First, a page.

David Wright's mostly lost season hasn't been an especially pleasant story. But, for one shining moment, we got a little glimpse of the David Wright we once knew so well as he took a calculated gamble on a 3-0 pitch, swung, and drove home the winning run in the bottom of the 9th of the Mets 5-4 victory this afternoon.
Wright's dealings with spinal stenosis have been well-documented, but this has been building for a few seasons. Wright, without the lineup protection he had in his younger days, and with now 14 Major League seasons on his odometer isn't what he used to be. Last October, when he was reveling in the spoils of finally making it to a World Series, I noted that Wright looked old. Heck, Wright's been looking old in the Baseball sense for a few years now, but, you know, most of us look the other way because it's David Wright and he's the Mets Guy. At least one person I know feels differently. His stance is that Wright was really good early in his career, but never as good as the Mets wanted us to think he was. He'd been spoonfed to us as the Face of the Franchise for so many seasons that we just accepted it, sort of in that John Franco vein except that Wright isn't a complete ass like Franco. He also didn't like the fact that Wright was boring and a bad interview, although I personally wouldn't damn him for that. It is to the point that, when I attend games with him and Wright comes to the plate, he immediately starts screaming "RETIRE!!!"
Harsh, yes. Illogical, not so much. But with 4 years left on that contract, I'm not sure if that's actually going to happen.
Regardless, there are still little glimpses of that young fellow, and one of them happened to be this afternoon. This, after a game where the Mets appeared to literally be sleepwalking, like last night's game ended, they went home and just forgot to show up. Jacob deGrom again weaved his way through another uneven outing, this time only managing to parse his way through 5 innings while the Brewers hen-pecked him for 4 runs. Two of those runs came when Ramon Flores took him out in the 2nd inning. Another two came in the 4th, one of those irritating innings where you could see deGrom just trying to throw whatever he could past a Brewer hitter to get through the inning only to see another dunk hit fall in. Combine deGrom's issues with Harvey's issues, and you can see why a Mets fan might be apoplectic right now.
Fortunately, the Mets got off the mat and came back from this 4-1 deficit. They'd already plated a run off of Zach Davies, the Brewers' 15-year old starter, when Curtis Granderson hit a leadoff Home Run in the 1st. Asdrubal Cabrera did what he seems to do just about every day now and drove home a run with a 4th inning single. Finally, Yoenis Cespedes dragged the Mets back into the game kicking and screaming by essentially one-arming a Davies Changeup over the Left Field wall for a 2-run Home Run that tied the game at 4.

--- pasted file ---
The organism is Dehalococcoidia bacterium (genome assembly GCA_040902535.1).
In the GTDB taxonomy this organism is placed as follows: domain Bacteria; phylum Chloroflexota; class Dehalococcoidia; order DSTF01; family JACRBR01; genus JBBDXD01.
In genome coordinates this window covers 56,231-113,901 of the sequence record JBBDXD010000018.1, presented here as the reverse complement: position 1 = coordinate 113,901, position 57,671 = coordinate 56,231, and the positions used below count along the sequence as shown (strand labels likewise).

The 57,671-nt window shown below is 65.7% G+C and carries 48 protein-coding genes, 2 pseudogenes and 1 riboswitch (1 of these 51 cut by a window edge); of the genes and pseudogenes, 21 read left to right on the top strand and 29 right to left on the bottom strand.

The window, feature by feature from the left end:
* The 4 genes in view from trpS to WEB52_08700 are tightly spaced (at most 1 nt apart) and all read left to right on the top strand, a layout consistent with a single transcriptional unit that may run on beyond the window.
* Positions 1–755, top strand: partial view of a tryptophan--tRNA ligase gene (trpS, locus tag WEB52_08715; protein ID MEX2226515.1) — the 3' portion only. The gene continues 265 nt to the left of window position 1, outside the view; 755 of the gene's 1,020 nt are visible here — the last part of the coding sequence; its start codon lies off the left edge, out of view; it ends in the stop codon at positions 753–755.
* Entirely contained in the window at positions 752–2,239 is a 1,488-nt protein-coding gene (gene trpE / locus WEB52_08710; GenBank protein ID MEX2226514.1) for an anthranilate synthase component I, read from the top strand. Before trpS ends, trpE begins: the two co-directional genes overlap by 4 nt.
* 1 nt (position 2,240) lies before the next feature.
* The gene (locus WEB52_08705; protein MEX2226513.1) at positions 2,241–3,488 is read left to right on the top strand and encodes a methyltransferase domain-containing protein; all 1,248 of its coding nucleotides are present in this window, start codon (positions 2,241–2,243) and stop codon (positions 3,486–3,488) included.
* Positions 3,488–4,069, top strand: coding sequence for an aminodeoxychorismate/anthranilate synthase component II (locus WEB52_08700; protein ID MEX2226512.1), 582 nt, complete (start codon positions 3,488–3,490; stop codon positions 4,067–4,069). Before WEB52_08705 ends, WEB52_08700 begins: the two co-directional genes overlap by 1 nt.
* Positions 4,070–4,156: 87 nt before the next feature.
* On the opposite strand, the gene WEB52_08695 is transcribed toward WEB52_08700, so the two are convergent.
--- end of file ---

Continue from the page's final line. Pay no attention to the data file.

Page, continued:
Then, of course, the rain came and I had visions of extra innings and suspended games dancing through my head, probably because that's what usually happens in instances like this. The crowd, from what I could gather on TV, seemed sparse to begin with, probably because of an ominous forecast, and thus had forsaken the allure of the pristine, eBay condition Bucket Hat to the point where I have a feeling there might have been some Bucket Hats left over at game time. And once the rain started falling that number appeared to dwindle. Sometimes, in games like this, the rain starts and the bullpens take over and the bats just decide to stop. That's basically what happened. Hansel Robles, Addison Reed and Jeurys Familia stopped the Brewers--although stopping the Brewers isn't a terribly tall order--and the Mets did nothing against Carlos Torres and others of lesser acclaim, except that the fact that they can't hit Carlos Torres is galling to me.
But then, Michael Blazek came in for the 9th and the Mets awoke, as Eric Campbell hit, and Kevin Plawecki got on with a walk, and there was a sacrifice and then an intentional walk to get to David Wright. In prior years, intentionally walking the guy in front of Wright led to imminent disaster. Now, I would have been happy if Wright managed to not hit into a DP. But Blazek couldn't find the plate and it appeared was all to happy to make this easy for Wright by nearly wild-pitching the winning run home. Nonetheless, at 3-0, you figured Wright would take, so of course he swung and lined a single to Right Field to bring home Campbell and all of a sudden it was like 2006 again, when Wright would do things like this on a regular basis. And there were no rain delays or suspended games necessary.